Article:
In 2015, PNoy signed the Philippine Competition Act which, for the first time, significantly empowered government to keep a level playing field across various sectors.

The jury is still out on how effective these and many other reform measures have been. Some even continue to be lambasted to this day. But far better to see unpopular measures motivated by sound policy goals than popular measures that undermine our democratic institutions or even kill people.

Good governance is good economics

It’s quite amazing, really, how much PNoy was able to turn around the Philippines from a veritable “sick man of Asia” to a “breakout nation,” Asia’s next “tiger economy,” and the “Darling of Asia” in his short six years in office. 

Sure, there were problems in terms of the inclusiveness of growth (joblessness and poverty didn’t drop fast enough). But don’t let the perfect be the enemy of the good. No one can deny that PNoy successfully put the economy on a new, exciting trajectory — one that gave us real hope that we might become a rich (or at least upper-middle income) country sooner than we all expected.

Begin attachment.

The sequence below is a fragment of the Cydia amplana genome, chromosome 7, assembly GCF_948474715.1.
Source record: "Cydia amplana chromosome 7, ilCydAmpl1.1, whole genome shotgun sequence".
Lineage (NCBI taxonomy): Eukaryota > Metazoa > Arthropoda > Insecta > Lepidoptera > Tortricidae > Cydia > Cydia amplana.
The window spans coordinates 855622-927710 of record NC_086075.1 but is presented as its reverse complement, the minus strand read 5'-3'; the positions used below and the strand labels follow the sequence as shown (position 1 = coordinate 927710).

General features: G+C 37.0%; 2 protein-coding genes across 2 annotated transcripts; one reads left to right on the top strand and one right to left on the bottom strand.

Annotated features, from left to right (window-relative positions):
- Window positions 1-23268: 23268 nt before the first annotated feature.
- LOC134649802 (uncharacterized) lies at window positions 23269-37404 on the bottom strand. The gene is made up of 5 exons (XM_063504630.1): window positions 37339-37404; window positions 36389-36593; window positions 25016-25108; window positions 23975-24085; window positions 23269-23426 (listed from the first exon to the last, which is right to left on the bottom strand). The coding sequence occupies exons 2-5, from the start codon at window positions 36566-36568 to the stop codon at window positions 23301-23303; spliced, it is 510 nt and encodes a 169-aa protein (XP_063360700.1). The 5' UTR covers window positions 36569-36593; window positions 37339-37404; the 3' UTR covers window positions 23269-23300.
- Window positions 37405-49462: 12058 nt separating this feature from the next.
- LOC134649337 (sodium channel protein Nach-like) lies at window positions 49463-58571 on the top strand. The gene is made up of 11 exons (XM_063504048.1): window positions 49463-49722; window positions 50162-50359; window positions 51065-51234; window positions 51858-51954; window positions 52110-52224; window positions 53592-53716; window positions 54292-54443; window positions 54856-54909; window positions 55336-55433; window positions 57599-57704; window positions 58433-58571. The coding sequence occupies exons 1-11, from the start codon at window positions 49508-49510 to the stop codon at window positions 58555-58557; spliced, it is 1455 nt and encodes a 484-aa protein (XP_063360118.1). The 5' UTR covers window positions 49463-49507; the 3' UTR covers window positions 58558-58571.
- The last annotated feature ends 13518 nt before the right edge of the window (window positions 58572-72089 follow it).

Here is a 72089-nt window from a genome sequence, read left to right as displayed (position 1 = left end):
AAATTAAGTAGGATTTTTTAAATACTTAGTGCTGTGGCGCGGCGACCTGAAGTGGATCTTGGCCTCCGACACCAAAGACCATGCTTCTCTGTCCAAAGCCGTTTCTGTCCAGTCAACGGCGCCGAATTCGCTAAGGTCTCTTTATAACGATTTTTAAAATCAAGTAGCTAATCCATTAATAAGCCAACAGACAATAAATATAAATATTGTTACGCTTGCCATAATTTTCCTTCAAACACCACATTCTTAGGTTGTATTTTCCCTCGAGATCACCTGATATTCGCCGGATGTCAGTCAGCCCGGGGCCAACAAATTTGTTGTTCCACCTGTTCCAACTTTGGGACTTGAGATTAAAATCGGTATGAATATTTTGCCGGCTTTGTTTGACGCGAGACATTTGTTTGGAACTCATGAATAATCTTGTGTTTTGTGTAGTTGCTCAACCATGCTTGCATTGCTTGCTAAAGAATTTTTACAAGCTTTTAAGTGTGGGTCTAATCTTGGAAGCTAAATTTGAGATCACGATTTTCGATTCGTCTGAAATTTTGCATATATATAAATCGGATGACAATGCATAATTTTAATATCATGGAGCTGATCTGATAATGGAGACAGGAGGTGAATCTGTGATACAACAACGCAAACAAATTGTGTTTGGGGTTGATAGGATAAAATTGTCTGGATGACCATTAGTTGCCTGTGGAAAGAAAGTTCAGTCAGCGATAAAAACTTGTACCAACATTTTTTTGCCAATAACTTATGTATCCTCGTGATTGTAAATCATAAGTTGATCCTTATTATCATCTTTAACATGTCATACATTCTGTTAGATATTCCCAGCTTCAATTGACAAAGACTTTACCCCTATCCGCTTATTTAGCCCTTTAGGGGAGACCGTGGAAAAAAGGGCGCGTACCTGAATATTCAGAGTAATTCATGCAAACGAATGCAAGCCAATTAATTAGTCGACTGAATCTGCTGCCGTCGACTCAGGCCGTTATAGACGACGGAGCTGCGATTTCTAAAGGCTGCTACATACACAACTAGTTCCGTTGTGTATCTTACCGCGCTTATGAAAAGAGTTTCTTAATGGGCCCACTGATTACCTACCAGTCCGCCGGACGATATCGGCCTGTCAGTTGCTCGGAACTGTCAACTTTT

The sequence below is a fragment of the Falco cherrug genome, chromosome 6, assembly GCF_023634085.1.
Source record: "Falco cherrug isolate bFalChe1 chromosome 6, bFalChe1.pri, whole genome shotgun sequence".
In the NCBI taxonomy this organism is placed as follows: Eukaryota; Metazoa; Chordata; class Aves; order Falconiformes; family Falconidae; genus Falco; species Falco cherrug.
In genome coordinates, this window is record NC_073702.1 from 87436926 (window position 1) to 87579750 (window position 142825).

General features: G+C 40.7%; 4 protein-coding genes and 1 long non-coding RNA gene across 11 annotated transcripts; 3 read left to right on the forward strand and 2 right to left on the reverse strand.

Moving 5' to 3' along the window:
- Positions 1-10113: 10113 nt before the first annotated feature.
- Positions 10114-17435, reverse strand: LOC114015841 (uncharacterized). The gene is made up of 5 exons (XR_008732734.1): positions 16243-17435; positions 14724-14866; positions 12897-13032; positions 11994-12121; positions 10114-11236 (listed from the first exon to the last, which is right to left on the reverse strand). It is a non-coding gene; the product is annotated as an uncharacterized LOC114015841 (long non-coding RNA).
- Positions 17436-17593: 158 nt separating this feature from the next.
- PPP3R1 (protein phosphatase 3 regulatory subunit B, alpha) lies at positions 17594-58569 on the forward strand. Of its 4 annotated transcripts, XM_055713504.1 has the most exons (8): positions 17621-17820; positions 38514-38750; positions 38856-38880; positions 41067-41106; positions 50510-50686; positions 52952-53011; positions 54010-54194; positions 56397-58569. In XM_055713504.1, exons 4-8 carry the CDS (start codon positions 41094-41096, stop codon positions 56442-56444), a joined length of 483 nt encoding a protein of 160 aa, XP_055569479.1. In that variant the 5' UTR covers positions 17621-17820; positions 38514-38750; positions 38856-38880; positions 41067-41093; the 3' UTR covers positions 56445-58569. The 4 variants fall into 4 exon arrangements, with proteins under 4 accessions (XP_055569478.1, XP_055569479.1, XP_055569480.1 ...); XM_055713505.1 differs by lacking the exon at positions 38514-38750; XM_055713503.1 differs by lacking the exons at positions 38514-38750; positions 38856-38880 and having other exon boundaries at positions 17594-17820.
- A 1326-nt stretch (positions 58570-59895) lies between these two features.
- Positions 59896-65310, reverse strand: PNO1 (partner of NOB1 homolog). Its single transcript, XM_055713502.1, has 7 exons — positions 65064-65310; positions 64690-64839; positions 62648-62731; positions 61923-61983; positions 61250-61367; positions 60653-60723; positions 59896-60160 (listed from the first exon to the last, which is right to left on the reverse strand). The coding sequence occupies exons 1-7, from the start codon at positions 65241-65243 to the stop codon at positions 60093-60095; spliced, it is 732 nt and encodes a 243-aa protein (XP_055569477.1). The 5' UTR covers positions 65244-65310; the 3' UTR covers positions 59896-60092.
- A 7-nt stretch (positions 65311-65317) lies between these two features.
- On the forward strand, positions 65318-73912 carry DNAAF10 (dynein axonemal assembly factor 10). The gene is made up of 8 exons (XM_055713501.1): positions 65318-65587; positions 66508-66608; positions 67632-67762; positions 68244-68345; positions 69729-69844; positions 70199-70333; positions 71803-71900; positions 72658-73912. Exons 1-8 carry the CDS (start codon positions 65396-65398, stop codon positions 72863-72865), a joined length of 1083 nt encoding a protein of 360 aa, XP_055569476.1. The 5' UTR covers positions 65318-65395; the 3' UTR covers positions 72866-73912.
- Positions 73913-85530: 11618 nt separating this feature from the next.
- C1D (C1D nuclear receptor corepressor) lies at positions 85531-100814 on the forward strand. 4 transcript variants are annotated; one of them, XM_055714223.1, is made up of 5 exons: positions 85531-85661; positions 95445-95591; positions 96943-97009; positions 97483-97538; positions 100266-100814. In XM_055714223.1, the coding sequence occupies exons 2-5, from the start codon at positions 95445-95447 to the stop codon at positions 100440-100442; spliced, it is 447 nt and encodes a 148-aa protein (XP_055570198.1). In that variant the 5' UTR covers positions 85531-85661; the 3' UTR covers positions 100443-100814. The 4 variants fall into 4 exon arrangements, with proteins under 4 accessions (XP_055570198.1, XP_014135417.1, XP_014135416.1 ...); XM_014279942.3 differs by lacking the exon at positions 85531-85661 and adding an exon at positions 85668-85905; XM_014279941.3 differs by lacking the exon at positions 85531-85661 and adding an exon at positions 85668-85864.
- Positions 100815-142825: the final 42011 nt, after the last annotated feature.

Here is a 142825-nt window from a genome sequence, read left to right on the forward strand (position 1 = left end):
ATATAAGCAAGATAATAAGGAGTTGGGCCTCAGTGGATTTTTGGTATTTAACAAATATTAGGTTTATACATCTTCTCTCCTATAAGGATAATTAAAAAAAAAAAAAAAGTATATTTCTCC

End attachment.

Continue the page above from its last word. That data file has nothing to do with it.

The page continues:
Lamentably, many of the gains of PNoy’s administration — from economic growth to unemployment and foreign direct investments — have been reversed by the current one. At present, we’re living in the country’s worst recession since records began after World War II. And it’s not all because of the pandemic. (READ: Duterte’s legacy: We’re the ‘sick man of Asia’ again)